Here Is a Great Way to HEAR Your R.A.D.I.O.

Posted by Larry Conley on Sunday, January 10, 2016 Under: Training
Here Is a Great Way to HEAR Your R.A.D.I.O.
-ISFSI Newsletter Article-

For those of you keeping score at home, this is the sixth read in the seven part E.M.P.O.W.E.R. model series. This article will focus on the last “E” which represents Empathetic Listening. Communication is critical for all walks of life especially in our industry of emergency services. Clear, concise communication can be the difference between life and death. As critical as emergency operations communications are, arguably the most important is the interpersonal exchange before the emergency. The mastery of Empathetic Listening will have far reaching benefits in personal and professional communication. Let’s discuss how a fine tuned R.A.D.I.O. will help you gain and maintain the quality connection needed to feed your interpersonal relationships.

Eighty percent of communication has less to do with what one says, and more to do with non-verbal conversation. Gestures, expressions and movements can offer a great deal of information regarding the context of the message being transmitted. When listening to what is said, pay attention to the volume, inflection and tone of the transmitter’s voice. All of these are crucial clues in helping adjust your listening frequency to the message. Empathetic Listening is putting yourself in another person’s shoes and trying to get the best understanding of their point of view. For an effective response, use your R.A.D.I.O. so the transmitter knows you understand. When my brother David and I present our personal leadership workshop, Empathetic Listening at times can be the most challenging to teach out of the seven principles of the E.M.P.O.W.E.R. model. David teaches the following R.A.D.I.O. method to cover some of the key components required to ensure effective listening and understanding:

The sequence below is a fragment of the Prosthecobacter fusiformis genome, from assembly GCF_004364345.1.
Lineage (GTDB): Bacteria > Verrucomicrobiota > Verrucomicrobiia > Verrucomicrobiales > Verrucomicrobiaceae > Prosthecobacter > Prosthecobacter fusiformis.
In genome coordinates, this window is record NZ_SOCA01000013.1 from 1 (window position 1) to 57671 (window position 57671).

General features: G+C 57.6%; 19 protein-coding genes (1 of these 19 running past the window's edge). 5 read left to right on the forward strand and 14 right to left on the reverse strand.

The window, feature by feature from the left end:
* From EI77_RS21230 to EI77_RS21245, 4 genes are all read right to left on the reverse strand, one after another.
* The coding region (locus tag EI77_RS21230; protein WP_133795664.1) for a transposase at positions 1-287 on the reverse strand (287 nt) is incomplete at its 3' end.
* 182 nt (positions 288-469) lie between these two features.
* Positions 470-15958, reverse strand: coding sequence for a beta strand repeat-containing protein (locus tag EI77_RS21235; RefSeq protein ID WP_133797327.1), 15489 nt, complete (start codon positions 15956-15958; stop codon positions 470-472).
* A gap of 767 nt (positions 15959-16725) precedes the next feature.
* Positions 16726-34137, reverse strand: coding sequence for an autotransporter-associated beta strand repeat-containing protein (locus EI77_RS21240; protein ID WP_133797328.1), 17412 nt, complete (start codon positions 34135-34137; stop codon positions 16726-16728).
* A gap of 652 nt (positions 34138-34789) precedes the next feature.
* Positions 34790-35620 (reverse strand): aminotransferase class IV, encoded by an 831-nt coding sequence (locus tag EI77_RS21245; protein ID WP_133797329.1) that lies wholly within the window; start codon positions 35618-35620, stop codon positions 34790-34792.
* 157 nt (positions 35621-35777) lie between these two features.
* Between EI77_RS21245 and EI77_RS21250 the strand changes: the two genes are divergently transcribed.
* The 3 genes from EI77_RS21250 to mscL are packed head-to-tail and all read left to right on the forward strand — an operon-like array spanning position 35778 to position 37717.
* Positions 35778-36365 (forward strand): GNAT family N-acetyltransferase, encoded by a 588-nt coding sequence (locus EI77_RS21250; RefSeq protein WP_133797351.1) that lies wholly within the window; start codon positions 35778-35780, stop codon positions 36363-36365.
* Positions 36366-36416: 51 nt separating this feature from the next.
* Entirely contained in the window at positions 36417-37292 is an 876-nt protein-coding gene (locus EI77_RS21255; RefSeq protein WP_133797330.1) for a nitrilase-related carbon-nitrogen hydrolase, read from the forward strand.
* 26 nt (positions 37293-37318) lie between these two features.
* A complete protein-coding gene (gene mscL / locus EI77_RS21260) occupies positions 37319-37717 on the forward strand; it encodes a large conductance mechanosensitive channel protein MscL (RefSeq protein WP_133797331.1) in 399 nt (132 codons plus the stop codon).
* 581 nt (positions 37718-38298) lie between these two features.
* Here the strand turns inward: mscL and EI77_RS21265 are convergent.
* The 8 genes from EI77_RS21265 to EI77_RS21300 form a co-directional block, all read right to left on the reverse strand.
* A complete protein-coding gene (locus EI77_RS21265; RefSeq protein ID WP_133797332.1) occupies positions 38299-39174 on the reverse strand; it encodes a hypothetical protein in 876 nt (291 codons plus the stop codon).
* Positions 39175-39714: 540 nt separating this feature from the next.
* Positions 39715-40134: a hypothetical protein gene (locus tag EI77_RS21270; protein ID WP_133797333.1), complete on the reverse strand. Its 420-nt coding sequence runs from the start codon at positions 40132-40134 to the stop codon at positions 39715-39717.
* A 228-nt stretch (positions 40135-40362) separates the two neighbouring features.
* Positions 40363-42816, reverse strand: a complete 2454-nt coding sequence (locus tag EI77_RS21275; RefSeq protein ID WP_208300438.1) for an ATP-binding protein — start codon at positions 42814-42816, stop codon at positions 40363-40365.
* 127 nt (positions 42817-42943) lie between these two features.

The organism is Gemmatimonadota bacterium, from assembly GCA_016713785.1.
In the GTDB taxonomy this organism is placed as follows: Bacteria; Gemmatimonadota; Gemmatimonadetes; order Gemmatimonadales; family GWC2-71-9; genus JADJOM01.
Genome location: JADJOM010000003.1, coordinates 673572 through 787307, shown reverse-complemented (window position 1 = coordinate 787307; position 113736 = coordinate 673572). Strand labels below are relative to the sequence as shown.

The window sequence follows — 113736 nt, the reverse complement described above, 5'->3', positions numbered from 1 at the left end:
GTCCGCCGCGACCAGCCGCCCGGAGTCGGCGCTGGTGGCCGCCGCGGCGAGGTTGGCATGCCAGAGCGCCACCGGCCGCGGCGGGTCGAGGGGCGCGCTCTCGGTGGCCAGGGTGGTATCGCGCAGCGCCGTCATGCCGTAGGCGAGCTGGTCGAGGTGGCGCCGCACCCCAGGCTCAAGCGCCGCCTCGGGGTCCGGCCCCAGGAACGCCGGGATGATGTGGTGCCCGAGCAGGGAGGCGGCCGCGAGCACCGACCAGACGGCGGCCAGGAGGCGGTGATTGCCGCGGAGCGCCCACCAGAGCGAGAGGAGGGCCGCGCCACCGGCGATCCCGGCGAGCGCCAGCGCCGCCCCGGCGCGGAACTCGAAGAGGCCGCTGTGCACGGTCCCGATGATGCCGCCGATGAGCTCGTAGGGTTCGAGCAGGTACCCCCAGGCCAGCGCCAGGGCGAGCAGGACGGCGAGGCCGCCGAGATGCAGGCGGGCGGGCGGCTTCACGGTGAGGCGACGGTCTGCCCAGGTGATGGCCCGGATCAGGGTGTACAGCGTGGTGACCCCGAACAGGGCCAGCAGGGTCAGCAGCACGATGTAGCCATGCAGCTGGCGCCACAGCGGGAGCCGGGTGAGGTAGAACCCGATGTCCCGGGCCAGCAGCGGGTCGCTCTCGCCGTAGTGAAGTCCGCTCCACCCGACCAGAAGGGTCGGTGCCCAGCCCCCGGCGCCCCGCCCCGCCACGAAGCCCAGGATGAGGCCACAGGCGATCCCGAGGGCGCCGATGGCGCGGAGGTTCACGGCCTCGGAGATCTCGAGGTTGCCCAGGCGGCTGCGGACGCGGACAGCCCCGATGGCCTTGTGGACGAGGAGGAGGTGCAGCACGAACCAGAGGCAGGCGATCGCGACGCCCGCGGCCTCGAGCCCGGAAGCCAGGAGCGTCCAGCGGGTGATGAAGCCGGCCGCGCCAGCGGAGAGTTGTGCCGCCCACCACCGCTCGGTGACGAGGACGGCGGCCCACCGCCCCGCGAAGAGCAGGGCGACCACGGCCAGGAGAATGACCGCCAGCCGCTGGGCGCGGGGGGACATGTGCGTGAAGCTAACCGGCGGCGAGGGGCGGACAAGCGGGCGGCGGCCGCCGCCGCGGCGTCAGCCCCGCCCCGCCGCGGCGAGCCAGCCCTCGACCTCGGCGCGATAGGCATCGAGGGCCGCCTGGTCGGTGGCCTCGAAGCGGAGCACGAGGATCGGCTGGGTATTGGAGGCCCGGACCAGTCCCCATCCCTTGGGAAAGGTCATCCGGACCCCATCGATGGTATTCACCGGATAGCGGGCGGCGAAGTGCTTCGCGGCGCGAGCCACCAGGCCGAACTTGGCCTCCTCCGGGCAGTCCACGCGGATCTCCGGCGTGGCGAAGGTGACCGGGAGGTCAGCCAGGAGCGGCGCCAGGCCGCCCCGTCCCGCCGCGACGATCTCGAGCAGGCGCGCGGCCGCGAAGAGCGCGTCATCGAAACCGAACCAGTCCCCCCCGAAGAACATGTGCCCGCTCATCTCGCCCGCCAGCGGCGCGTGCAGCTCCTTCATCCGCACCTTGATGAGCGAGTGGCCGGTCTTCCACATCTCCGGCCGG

Receive the information. Make sure to listen with two eyes and two ears. Gather as much as you can.

Acknowledge receipt of the message. Mentally check to make sure you saw and heard everything.

Discern the intent. Use context clues and body language, voice, tone, volumes etc., to discern the transmitter’s true message.

Interpret the message. Now that the message is becoming clear, decide what it means to you.

Output a message or return transmission. Reply with a message that shows you understand completely.

Use your R.A.D.I.O. to listen for understanding as opposed to listening for a break in the conversation where you can interject. Responding when frequencies are more aligned builds trust in communication. The transmitter feels a rise in their personal status because you cared enough to tune in. Our industry at times can suggest that rank equals status and therefore communication along these lines is effective enough. There can be a ton of quality communication lost in through this limited viewpoint.